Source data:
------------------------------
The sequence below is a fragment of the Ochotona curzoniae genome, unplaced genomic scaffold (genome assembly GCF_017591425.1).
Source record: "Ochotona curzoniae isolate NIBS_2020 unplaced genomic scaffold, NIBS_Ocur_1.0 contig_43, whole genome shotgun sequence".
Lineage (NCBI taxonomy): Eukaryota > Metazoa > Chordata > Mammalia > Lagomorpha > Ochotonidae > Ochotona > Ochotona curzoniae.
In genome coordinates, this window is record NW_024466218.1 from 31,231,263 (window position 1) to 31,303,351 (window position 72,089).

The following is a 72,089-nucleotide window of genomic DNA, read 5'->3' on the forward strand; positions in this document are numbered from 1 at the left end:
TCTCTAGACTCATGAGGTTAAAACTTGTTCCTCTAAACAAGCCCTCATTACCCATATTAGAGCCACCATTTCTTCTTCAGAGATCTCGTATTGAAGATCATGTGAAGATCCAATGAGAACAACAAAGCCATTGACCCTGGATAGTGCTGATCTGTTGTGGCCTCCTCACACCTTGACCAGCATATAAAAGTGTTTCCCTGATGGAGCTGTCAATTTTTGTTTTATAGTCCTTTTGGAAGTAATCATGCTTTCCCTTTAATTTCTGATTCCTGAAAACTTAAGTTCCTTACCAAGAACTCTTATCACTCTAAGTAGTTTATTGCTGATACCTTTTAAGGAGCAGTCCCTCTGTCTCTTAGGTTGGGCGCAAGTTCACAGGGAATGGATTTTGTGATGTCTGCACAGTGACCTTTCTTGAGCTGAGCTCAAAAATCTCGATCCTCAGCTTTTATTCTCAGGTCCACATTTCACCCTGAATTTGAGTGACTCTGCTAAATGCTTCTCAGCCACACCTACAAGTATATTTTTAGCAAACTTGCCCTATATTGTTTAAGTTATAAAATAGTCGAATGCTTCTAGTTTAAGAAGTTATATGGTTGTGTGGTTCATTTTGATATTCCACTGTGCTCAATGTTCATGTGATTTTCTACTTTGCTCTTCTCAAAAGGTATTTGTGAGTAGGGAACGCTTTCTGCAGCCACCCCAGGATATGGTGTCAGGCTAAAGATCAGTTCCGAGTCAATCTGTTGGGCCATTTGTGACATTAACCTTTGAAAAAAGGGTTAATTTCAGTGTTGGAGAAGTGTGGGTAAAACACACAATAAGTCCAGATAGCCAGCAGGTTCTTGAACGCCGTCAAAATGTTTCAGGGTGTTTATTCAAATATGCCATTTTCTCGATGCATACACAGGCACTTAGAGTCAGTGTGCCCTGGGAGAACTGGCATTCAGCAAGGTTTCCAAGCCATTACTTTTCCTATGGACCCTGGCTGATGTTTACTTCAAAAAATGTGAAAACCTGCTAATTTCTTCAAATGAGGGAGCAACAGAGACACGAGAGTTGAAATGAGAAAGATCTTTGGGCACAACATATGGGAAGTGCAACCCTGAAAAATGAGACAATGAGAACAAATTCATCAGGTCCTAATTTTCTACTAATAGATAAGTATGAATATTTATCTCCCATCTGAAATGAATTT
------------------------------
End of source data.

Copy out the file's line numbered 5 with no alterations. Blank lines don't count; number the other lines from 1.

The following is a 72,089-nucleotide window of genomic DNA, read 5'->3' on the forward strand; positions in this document are numbered from 1 at the left end: